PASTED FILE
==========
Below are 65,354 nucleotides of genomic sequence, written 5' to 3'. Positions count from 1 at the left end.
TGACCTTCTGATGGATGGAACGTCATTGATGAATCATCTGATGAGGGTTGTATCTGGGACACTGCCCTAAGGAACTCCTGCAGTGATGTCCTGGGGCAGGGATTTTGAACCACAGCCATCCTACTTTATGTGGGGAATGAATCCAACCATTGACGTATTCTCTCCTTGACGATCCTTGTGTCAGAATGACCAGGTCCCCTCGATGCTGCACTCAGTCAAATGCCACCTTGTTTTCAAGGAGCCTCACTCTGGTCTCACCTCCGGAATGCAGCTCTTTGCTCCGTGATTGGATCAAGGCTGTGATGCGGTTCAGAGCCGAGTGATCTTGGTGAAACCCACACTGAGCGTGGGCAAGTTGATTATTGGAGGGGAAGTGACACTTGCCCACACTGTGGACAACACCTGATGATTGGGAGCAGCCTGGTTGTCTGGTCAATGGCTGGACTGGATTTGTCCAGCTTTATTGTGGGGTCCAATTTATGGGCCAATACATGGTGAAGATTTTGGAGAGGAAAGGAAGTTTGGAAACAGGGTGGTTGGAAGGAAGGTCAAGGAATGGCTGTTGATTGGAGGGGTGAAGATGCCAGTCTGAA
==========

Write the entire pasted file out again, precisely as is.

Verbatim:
Below are 65,354 nucleotides of genomic sequence, written 5' to 3'. Positions count from 1 at the left end.
TGACCTTCTGATGGATGGAACGTCATTGATGAATCATCTGATGAGGGTTGTATCTGGGACACTGCCCTAAGGAACTCCTGCAGTGATGTCCTGGGGCAGGGATTTTGAACCACAGCCATCCTACTTTATGTGGGGAATGAATCCAACCATTGACGTATTCTCTCCTTGACGATCCTTGTGTCAGAATGACCAGGTCCCCTCGATGCTGCACTCAGTCAAATGCCACCTTGTTTTCAAGGAGCCTCACTCTGGTCTCACCTCCGGAATGCAGCTCTTTGCTCCGTGATTGGATCAAGGCTGTGATGCGGTTCAGAGCCGAGTGATCTTGGTGAAACCCACACTGAGCGTGGGCAAGTTGATTATTGGAGGGGAAGTGACACTTGCCCACACTGTGGACAACACCTGATGATTGGGAGCAGCCTGGTTGTCTGGTCAATGGCTGGACTGGATTTGTCCAGCTTTATTGTGGGGTCCAATTTATGGGCCAATACATGGTGAAGATTTTGGAGAGGAAAGGAAGTTTGGAAACAGGGTGGTTGGAAGGAAGGTCAAGGAATGGCTGTTGATTGGAGGGGTGAAGATGCCAGTCTGAA